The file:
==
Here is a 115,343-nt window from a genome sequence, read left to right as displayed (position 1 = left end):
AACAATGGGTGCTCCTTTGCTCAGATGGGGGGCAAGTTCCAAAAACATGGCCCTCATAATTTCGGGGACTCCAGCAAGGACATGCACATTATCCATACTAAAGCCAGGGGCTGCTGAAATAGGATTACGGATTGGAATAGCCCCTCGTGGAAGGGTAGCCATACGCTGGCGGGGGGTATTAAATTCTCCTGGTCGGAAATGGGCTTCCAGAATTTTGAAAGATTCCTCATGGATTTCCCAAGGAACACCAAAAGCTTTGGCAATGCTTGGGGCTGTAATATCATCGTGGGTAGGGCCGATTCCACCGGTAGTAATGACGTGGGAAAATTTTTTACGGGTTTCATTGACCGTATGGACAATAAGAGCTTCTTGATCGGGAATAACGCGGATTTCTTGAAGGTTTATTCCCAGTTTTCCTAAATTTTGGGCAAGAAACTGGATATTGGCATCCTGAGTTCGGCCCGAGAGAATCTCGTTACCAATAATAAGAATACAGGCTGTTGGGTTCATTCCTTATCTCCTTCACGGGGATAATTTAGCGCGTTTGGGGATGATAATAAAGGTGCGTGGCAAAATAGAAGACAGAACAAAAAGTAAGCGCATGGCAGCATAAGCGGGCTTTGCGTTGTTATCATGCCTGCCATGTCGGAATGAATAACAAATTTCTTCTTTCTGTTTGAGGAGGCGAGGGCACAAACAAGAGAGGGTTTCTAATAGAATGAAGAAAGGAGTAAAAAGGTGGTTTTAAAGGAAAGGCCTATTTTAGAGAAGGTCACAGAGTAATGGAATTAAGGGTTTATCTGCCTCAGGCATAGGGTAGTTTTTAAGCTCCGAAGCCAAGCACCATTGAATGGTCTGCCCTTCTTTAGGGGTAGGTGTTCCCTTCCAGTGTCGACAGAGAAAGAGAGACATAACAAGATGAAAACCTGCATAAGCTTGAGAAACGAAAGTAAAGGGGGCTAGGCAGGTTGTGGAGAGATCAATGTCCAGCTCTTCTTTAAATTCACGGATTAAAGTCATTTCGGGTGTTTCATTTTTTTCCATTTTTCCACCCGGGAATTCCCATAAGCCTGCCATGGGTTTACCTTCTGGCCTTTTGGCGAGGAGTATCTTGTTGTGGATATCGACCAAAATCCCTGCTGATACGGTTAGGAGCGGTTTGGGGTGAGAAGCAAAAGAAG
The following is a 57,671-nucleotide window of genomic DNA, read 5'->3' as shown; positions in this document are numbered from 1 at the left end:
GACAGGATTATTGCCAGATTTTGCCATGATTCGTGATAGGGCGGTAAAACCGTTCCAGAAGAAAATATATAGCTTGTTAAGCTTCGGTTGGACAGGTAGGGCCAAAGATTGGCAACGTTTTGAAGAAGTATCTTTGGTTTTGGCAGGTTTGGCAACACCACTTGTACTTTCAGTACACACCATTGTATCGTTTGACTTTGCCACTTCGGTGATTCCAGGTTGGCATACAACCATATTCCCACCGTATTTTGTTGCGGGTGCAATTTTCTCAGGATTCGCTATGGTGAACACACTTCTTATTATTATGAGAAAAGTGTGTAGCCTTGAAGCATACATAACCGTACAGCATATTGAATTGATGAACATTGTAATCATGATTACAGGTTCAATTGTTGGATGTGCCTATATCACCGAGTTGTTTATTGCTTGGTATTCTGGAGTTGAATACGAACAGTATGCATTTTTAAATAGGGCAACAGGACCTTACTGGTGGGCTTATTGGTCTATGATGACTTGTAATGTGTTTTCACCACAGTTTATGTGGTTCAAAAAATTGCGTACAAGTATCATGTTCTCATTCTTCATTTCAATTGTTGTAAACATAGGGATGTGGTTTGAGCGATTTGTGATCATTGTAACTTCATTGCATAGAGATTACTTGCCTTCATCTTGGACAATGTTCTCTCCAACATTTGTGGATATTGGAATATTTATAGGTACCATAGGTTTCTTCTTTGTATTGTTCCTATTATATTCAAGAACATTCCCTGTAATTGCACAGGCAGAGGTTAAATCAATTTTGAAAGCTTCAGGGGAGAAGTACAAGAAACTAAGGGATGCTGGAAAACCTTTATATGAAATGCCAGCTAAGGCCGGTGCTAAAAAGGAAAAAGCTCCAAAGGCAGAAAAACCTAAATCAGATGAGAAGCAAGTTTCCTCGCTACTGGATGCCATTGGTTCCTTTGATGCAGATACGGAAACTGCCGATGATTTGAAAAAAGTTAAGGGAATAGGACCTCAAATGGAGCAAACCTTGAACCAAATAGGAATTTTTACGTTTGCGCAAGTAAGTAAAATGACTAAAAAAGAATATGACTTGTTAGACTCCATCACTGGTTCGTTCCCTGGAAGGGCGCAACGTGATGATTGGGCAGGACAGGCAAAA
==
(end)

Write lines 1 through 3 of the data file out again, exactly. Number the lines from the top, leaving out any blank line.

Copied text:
Here is a 115,343-nt window from a genome sequence, read left to right as displayed (position 1 = left end):
AACAATGGGTGCTCCTTTGCTCAGATGGGGGGCAAGTTCCAAAAACATGGCCCTCATAATTTCGGGGACTCCAGCAAGGACATGCACATTATCCATACTAAAGCCAGGGGCTGCTGAAATAGGATTACGGATTGGAATAGCCCCTCGTGGAAGGGTAGCCATACGCTGGCGGGGGGTATTAAATTCTCCTGGTCGGAAATGGGCTTCCAGAATTTTGAAAGATTCCTCATGGATTTCCCAAGGAACACCAAAAGCTTTGGCAATGCTTGGGGCTGTAATATCATCGTGGGTAGGGCCGATTCCACCGGTAGTAATGACGTGGGAAAATTTTTTACGGGTTTCATTGACCGTATGGACAATAAGAGCTTCTTGATCGGGAATAACGCGGATTTCTTGAAGGTTTATTCCCAGTTTTCCTAAATTTTGGGCAAGAAACTGGATATTGGCATCCTGAGTTCGGCCCGAGAGAATCTCGTTACCAATAATAAGAATACAGGCTGTTGGGTTCATTCCTTATCTCCTTCACGGGGATAATTTAGCGCGTTTGGGGATGATAATAAAGGTGCGTGGCAAAATAGAAGACAGAACAAAAAGTAAGCGCATGGCAGCATAAGCGGGCTTTGCGTTGTTATCATGCCTGCCATGTCGGAATGAATAACAAATTTCTTCTTTCTGTTTGAGGAGGCGAGGGCACAAACAAGAGAGGGTTTCTAATAGAATGAAGAAAGGAGTAAAAAGGTGGTTTTAAAGGAAAGGCCTATTTTAGAGAAGGTCACAGAGTAATGGAATTAAGGGTTTATCTGCCTCAGGCATAGGGTAGTTTTTAAGCTCCGAAGCCAAGCACCATTGAATGGTCTGCCCTTCTTTAGGGGTAGGTGTTCCCTTCCAGTGTCGACAGAGAAAGAGAGACATAACAAGATGAAAACCTGCATAAGCTTGAGAAACGAAAGTAAAGGGGGCTAGGCAGGTTGTGGAGAGATCAATGTCCAGCTCTTCTTTAAATTCACGGATTAAAGTCATTTCGGGTGTTTCATTTTTTTCCATTTTTCCACCCGGGAATTCCCATAAGCCTGCCATGGGTTTACCTTCTGGCCTTTTGGCGAGGAGTATCTTGTTGTGGATATCGACCAAAATCCCTGCTGATACGGTTAGGAGCGGTTTGGGGTGAGAAGCAAAAGAAG
The following is a 57,671-nucleotide window of genomic DNA, read 5'->3' as shown; positions in this document are numbered from 1 at the left end: